What to do: Don't freak out. Agencies have a strong desire for monogamous relationships with clients, but having another agency do a particular project is not necessarily a bad thing. They may actually bring in something new, which will keep your client satisfied, allowing you to keep on doing great work on your existing projects. Pitch with all your heart on this one, but also recognize that you may need to accept that another agency will come into the mix. Focus on the bigger picture of your relationship with the client.
Existing Project, Incumbent, Favored to Win
This situation is pretty much the same as above, but this one is pretty rare (and therefore odd). If you're currently working on a project but the client wants to bring in another agency - and there are no real problems - something interesting is happening.
What to do: You should have a clear and honest conversation with your client about what she is looking for. This situation would only happen if there is some need or problem. It's likely that this situation doesn't exist and you may find yourself in a more difficult situation, such as the following:
Existing Project, Incumbent, Challenger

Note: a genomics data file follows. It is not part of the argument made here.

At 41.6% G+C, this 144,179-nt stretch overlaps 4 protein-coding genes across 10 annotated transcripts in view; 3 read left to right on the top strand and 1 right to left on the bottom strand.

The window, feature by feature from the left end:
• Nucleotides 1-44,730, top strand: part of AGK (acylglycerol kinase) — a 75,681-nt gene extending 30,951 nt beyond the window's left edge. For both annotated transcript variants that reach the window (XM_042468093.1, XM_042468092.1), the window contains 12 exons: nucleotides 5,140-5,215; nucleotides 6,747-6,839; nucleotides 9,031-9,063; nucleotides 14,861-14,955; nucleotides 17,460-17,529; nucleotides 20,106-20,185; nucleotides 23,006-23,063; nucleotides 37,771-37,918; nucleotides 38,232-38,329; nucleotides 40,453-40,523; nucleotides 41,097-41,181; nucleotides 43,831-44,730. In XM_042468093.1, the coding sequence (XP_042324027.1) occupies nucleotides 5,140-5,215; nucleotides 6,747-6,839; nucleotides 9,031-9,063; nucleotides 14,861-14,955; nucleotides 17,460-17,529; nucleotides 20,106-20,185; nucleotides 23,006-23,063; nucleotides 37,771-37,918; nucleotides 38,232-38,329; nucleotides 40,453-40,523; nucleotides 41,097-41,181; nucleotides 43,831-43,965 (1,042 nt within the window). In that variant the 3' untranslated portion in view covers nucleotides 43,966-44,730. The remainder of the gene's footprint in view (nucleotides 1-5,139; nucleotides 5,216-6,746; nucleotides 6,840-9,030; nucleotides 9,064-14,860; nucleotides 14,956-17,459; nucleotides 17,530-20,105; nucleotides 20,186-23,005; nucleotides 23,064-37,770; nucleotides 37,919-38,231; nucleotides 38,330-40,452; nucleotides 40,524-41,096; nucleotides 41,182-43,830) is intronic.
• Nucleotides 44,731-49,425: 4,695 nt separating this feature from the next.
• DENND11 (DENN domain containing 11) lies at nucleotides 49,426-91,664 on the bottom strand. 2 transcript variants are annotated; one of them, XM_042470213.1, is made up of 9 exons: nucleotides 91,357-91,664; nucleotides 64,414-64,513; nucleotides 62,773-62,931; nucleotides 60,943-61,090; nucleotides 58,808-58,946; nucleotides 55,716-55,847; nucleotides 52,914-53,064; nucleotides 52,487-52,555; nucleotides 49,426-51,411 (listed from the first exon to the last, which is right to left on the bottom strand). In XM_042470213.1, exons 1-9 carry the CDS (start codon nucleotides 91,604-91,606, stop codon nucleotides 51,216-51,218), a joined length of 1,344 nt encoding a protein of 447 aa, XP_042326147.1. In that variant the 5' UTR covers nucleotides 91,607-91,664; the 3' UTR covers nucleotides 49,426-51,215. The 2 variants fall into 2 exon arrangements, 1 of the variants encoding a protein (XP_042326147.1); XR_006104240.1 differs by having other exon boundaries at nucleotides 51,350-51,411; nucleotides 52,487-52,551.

This is a bad spot. If this situation is a surprise to you, you simply haven't been doing your job of taking care of your client. If your client is going to change agencies mid-stream, they must see a real problem. Changing teams during a project is almost guaranteed to run up costs and increase timelines. To undertake that hit, they must see you as a significant problem or risk.
What to do: The first thing to do is see if you can cut this off. This is a client's nuclear option. Maybe if you go in and clearly identify the problems and lay out a good solution you can get back on track. If not, you need to do that as a part of the pitch. You need to hold back on any new ideas, because the client is in the position to ask "why are you showing us this now?" You're fighting for your life and need to act like it.
New Project, Insurgent, Favored to Win
Good work. If you've found yourself in this situation, it's because the work that you've done either for other clients or building your agency brand has been successful. You're the hot new thing and you've been brought in because the client is excited about what you can do for their brand. This is a great place to be.
What to do: Live in the moment, but don't forget that you still have to win. Talk just a tiny little bit about yourself. They already know who you are (that's why you're there). Instead, dive into some fresh (and hopefully exciting) new approaches to their business. Make sure they understand that they'll get your great thinking; you're not just recycling other ideas or coasting. You need to show that, even though you're hot right now, you seriously want to work for this client.
Existing Project, Insurgent, Favored to Win
This is the flip side of that bad situation where someone has screwed things up and is probably going to get fired. You get to be the knight in shining armor. Most likely you're being brought in because someone, somewhere believes that you're going to be able to get things right again and get the project finished and finished well.